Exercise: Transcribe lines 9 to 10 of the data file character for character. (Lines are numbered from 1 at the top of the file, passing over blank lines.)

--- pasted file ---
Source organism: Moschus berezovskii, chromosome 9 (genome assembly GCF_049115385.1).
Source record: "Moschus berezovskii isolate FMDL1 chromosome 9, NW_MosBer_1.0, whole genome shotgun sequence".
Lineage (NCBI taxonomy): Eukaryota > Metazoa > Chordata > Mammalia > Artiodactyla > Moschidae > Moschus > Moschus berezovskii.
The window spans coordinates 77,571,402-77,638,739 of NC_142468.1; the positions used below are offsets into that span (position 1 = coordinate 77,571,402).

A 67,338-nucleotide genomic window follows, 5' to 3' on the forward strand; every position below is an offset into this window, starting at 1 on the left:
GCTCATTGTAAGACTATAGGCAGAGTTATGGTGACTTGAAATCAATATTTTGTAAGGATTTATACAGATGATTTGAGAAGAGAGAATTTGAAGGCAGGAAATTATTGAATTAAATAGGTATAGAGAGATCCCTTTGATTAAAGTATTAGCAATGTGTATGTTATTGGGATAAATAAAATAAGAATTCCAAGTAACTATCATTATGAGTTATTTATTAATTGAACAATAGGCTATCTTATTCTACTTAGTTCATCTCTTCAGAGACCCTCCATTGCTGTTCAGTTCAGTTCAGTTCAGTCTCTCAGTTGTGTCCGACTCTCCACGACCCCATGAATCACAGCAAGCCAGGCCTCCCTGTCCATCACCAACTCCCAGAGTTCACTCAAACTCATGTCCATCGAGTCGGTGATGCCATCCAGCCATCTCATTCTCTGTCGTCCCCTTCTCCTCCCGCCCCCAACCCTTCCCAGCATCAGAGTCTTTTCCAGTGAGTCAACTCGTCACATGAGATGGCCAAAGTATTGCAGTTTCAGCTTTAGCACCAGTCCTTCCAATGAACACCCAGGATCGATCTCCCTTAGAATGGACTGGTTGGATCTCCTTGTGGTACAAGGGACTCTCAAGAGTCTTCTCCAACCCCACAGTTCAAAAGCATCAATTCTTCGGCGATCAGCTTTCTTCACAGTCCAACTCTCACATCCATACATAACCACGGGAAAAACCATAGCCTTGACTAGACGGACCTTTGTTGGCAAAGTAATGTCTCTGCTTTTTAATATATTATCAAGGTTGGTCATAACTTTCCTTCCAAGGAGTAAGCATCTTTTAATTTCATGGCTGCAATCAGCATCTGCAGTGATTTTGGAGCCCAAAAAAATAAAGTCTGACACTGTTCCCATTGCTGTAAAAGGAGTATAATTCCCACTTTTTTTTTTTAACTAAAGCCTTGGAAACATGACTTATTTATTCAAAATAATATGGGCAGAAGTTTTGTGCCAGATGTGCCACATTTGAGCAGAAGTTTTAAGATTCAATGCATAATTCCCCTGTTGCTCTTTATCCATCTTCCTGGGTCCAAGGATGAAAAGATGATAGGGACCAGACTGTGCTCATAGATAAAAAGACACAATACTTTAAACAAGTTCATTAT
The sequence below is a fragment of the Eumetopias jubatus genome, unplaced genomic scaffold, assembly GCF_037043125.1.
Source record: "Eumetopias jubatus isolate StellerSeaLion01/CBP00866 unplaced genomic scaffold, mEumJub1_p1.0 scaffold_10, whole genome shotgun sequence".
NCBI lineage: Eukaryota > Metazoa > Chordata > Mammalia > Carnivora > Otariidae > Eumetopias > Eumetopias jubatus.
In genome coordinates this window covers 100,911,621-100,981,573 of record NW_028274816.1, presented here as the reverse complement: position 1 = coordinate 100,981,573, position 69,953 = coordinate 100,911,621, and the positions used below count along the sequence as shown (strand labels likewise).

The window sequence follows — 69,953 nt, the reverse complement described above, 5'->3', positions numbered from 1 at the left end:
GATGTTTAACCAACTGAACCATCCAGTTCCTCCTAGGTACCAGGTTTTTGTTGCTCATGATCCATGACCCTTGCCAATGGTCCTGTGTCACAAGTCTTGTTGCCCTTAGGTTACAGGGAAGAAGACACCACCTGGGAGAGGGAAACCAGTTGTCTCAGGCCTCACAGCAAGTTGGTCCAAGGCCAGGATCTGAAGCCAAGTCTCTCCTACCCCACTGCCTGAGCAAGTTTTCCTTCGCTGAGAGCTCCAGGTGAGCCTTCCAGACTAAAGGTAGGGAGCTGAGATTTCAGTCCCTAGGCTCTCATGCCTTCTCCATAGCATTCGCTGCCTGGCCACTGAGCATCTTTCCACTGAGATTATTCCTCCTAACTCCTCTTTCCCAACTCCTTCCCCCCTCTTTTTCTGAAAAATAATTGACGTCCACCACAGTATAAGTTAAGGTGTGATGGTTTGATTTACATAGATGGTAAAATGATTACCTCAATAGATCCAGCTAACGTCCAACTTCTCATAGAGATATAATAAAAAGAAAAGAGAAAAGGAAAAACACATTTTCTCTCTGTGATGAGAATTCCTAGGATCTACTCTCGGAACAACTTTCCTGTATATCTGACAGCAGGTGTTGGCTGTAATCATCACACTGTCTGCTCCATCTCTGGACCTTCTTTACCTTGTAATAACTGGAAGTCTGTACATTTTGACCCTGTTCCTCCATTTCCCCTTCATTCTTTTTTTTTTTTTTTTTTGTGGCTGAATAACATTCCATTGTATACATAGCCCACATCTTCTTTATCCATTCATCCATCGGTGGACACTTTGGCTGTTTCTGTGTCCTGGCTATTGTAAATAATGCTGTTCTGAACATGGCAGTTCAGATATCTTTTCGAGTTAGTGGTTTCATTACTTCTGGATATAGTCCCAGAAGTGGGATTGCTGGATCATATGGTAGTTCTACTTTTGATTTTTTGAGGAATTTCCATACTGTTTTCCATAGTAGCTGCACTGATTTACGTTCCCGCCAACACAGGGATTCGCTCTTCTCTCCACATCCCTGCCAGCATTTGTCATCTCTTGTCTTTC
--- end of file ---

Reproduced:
NCBI lineage: Eukaryota > Metazoa > Chordata > Mammalia > Carnivora > Otariidae > Eumetopias > Eumetopias jubatus.
In genome coordinates this window covers 100,911,621-100,981,573 of record NW_028274816.1, presented here as the reverse complement: position 1 = coordinate 100,981,573, position 69,953 = coordinate 100,911,621, and the positions used below count along the sequence as shown (strand labels likewise).